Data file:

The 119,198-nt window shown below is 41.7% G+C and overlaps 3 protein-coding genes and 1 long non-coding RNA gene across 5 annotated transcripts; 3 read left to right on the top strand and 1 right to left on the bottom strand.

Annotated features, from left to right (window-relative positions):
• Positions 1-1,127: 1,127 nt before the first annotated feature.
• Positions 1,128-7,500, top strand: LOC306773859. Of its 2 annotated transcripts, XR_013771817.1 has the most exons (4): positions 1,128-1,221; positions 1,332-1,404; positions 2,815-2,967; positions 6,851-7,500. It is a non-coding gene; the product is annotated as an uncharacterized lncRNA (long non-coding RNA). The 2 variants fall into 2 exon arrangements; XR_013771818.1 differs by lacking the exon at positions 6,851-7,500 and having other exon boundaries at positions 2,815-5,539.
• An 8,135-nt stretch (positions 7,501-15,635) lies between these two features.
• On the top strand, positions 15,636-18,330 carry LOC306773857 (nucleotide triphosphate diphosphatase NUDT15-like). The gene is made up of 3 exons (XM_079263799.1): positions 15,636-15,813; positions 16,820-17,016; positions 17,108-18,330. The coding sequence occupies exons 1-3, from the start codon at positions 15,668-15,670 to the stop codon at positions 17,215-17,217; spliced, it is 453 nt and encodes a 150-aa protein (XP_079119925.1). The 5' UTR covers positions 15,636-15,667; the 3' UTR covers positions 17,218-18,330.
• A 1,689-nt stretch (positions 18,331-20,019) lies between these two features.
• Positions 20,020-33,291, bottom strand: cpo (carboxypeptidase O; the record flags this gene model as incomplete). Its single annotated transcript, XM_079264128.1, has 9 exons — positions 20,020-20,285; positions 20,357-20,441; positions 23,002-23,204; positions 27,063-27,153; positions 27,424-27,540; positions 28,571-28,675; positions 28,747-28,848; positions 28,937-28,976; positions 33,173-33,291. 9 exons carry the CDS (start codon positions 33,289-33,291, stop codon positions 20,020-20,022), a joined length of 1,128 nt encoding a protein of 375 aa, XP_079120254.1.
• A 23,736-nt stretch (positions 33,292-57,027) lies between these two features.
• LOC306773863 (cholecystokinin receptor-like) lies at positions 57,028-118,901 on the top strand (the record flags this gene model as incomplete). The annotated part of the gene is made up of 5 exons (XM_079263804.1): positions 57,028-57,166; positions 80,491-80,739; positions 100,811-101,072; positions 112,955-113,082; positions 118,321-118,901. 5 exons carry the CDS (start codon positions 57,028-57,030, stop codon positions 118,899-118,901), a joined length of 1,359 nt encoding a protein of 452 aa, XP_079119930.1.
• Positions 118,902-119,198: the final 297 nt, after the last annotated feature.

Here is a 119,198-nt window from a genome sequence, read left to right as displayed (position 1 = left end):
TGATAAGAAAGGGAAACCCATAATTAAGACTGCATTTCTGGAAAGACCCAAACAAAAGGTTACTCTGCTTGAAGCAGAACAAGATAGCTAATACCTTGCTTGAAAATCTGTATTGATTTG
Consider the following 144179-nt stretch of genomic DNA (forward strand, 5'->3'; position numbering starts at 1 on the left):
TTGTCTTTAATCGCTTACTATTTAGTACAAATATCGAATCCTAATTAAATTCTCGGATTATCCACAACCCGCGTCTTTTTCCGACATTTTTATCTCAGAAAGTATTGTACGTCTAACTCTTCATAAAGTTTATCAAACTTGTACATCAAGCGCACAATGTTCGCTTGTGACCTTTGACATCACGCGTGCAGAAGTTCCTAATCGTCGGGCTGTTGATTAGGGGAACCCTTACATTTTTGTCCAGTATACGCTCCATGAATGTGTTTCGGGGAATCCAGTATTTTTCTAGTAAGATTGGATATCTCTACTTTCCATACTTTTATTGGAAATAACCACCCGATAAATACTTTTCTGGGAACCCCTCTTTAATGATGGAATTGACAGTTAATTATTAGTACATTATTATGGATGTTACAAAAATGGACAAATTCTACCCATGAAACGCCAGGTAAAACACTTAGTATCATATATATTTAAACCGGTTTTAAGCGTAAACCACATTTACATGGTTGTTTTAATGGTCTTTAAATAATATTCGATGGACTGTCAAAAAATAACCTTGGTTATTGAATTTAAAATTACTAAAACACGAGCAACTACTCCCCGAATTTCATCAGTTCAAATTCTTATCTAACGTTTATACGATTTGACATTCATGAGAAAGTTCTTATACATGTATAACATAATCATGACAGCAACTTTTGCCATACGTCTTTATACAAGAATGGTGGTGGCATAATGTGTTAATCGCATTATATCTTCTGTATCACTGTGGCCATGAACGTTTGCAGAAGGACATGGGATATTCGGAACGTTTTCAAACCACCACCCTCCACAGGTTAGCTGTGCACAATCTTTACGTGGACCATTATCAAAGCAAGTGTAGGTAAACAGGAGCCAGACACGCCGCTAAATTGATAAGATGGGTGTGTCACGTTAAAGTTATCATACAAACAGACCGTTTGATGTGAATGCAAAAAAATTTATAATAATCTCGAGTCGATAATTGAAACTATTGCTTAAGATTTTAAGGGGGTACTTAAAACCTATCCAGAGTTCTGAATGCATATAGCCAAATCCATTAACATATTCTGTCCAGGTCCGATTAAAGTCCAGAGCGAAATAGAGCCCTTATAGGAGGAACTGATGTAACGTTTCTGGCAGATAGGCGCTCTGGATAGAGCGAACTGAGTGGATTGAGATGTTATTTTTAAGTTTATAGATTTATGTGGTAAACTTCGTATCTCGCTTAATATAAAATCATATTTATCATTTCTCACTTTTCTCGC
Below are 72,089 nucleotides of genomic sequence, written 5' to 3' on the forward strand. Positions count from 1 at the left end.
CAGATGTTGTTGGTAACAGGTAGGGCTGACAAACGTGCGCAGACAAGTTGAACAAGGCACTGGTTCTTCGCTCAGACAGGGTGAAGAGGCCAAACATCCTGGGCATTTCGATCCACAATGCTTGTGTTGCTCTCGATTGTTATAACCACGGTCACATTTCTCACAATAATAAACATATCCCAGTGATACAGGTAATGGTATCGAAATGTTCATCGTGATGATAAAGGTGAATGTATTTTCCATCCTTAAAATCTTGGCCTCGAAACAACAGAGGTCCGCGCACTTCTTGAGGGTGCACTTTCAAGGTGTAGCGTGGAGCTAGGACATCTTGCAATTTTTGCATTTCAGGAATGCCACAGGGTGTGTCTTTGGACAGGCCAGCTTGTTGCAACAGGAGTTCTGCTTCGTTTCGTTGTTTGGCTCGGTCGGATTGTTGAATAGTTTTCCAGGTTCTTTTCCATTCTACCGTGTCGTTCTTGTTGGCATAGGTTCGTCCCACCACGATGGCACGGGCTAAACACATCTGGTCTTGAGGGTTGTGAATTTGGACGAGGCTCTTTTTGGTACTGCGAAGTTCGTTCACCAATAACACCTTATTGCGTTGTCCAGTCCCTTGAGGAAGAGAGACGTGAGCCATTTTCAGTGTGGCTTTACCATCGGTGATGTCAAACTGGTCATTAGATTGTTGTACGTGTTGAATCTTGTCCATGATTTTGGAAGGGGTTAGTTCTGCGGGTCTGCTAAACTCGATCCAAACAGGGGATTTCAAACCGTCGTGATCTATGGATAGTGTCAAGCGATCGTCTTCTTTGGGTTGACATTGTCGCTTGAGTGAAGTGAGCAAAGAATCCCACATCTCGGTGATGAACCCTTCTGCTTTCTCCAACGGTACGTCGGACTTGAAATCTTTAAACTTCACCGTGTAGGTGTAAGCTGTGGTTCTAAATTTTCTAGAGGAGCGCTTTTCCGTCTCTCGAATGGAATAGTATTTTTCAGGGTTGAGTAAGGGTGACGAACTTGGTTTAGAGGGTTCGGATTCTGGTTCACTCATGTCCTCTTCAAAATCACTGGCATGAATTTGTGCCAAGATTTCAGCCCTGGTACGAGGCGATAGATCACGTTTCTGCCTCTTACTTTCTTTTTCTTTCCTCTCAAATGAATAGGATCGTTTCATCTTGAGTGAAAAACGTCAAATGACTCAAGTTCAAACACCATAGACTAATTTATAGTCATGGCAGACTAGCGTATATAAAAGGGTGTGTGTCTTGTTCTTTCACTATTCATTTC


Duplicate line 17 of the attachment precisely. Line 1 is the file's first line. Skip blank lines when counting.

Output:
CAGATGTTGTTGGTAACAGGTAGGGCTGACAAACGTGCGCAGACAAGTTGAACAAGGCACTGGTTCTTCGCTCAGACAGGGTGAAGAGGCCAAACATCCTGGGCATTTCGATCCACAATGCTTGTGTTGCTCTCGATTGTTATAACCACGGTCACATTTCTCACAATAATAAACATATCCCAGTGATACAGGTAATGGTATCGAAATGTTCATCGTGATGATAAAGGTGAATGTATTTTCCATCCTTAAAATCTTGGCCTCGAAACAACAGAGGTCCGCGCACTTCTTGAGGGTGCACTTTCAAGGTGTAGCGTGGAGCTAGGACATCTTGCAATTTTTGCATTTCAGGAATGCCACAGGGTGTGTCTTTGGACAGGCCAGCTTGTTGCAACAGGAGTTCTGCTTCGTTTCGTTGTTTGGCTCGGTCGGATTGTTGAATAGTTTTCCAGGTTCTTTTCCATTCTACCGTGTCGTTCTTGTTGGCATAGGTTCGTCCCACCACGATGGCACGGGCTAAACACATCTGGTCTTGAGGGTTGTGAATTTGGACGAGGCTCTTTTTGGTACTGCGAAGTTCGTTCACCAATAACACCTTATTGCGTTGTCCAGTCCCTTGAGGAAGAGAGACGTGAGCCATTTTCAGTGTGGCTTTACCATCGGTGATGTCAAACTGGTCATTAGATTGTTGTACGTGTTGAATCTTGTCCATGATTTTGGAAGGGGTTAGTTCTGCGGGTCTGCTAAACTCGATCCAAACAGGGGATTTCAAACCGTCGTGATCTATGGATAGTGTCAAGCGATCGTCTTCTTTGGGTTGACATTGTCGCTTGAGTGAAGTGAGCAAAGAATCCCACATCTCGGTGATGAACCCTTCTGCTTTCTCCAACGGTACGTCGGACTTGAAATCTTTAAACTTCACCGTGTAGGTGTAAGCTGTGGTTCTAAATTTTCTAGAGGAGCGCTTTTCCGTCTCTCGAATGGAATAGTATTTTTCAGGGTTGAGTAAGGGTGACGAACTTGGTTTAGAGGGTTCGGATTCTGGTTCACTCATGTCCTCTTCAAAATCACTGGCATGAATTTGTGCCAAGATTTCAGCCCTGGTACGAGGCGATAGATCACGTTTCTGCCTCTTACTTTCTTTTTCTTTCCTCTCAAATGAATAGGATCGTTTCATCTTGAGTGAAAAACGTCAAATGACTCAAGTTCAAACACCATAGACTAATTTATAGTCATGGCAGACTAGCGTATATAAAAGGGTGTGTGTCTTGTTCTTTCACTATTCATTTC